The law also allows for the creation of regulated non-profit associations of up to 500 people each to grow the drug for the exclusive use of its members. “We are legislating to address a problem and taking the harm reduction approach by regulating the sector so that people do not have to resort to the black market to purchase cannabis,” Abela said during a parliamentary debate last month.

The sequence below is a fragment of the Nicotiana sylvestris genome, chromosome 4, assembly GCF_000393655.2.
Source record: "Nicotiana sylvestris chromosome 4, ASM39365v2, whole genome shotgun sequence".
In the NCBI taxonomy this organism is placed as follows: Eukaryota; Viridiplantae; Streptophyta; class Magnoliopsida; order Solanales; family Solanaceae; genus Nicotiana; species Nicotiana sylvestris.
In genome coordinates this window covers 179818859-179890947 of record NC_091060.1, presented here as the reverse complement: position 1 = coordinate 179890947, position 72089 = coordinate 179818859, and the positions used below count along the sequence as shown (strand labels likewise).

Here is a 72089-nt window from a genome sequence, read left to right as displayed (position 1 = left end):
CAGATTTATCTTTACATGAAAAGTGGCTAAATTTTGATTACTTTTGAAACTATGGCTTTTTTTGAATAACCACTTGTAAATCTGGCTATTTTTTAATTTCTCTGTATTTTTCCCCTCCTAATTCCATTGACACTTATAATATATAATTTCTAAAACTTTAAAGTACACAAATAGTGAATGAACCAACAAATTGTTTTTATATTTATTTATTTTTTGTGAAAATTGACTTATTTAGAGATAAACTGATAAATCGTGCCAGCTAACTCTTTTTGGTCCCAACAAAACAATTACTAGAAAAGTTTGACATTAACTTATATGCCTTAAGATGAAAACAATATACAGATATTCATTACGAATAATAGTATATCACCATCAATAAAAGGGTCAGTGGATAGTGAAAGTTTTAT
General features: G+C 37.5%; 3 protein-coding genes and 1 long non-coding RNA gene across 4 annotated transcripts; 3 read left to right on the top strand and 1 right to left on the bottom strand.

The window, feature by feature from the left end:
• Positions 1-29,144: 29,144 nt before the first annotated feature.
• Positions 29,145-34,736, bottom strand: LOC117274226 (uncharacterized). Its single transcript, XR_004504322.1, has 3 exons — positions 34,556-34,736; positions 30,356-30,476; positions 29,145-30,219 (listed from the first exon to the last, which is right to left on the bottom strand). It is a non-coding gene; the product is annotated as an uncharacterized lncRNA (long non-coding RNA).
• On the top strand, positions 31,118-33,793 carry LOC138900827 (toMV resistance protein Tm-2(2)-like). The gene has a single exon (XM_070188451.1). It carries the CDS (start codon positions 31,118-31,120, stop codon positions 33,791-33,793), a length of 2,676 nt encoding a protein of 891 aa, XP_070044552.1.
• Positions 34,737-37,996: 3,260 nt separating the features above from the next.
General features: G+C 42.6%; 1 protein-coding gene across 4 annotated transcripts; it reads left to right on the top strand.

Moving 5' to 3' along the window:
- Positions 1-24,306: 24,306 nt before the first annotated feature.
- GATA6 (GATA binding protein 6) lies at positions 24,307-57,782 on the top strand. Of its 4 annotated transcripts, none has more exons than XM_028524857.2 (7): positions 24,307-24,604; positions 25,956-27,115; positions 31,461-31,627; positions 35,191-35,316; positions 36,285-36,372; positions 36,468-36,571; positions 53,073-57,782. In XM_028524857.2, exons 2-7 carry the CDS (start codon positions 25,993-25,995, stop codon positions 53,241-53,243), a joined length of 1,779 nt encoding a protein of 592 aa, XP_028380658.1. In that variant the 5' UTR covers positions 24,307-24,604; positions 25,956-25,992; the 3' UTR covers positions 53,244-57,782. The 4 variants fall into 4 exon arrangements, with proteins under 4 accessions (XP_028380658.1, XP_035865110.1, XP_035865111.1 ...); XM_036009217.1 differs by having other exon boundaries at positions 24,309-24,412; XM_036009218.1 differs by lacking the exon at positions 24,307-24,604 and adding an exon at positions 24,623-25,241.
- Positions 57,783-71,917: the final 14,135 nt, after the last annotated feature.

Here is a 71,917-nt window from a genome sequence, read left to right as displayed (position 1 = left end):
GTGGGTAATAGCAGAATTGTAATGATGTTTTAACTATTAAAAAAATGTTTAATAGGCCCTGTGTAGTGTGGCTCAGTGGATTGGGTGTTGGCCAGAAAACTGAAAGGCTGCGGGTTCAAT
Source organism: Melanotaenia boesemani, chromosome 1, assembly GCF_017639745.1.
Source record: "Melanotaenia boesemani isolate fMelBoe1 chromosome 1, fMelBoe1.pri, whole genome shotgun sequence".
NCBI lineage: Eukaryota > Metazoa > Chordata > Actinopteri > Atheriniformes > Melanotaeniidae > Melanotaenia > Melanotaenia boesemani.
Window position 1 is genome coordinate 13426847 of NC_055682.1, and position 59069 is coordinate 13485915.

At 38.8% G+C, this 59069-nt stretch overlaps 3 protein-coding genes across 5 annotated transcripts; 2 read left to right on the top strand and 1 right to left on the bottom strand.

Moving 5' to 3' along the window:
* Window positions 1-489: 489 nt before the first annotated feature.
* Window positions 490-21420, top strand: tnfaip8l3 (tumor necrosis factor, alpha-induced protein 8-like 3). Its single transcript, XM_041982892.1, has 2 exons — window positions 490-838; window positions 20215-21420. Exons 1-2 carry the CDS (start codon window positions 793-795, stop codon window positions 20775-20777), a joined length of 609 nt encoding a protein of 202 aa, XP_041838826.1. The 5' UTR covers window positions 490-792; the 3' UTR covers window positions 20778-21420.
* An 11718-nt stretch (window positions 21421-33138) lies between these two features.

He said he wanted to maintain a tough stance on dealers but spare parents the “trauma” of their child being arrested and hauled to court over a joint. The move comes just weeks after Luxembourg announced similar proposals. Personal use and growing of cannabis is also tolerated in Spain and in the Netherlands.
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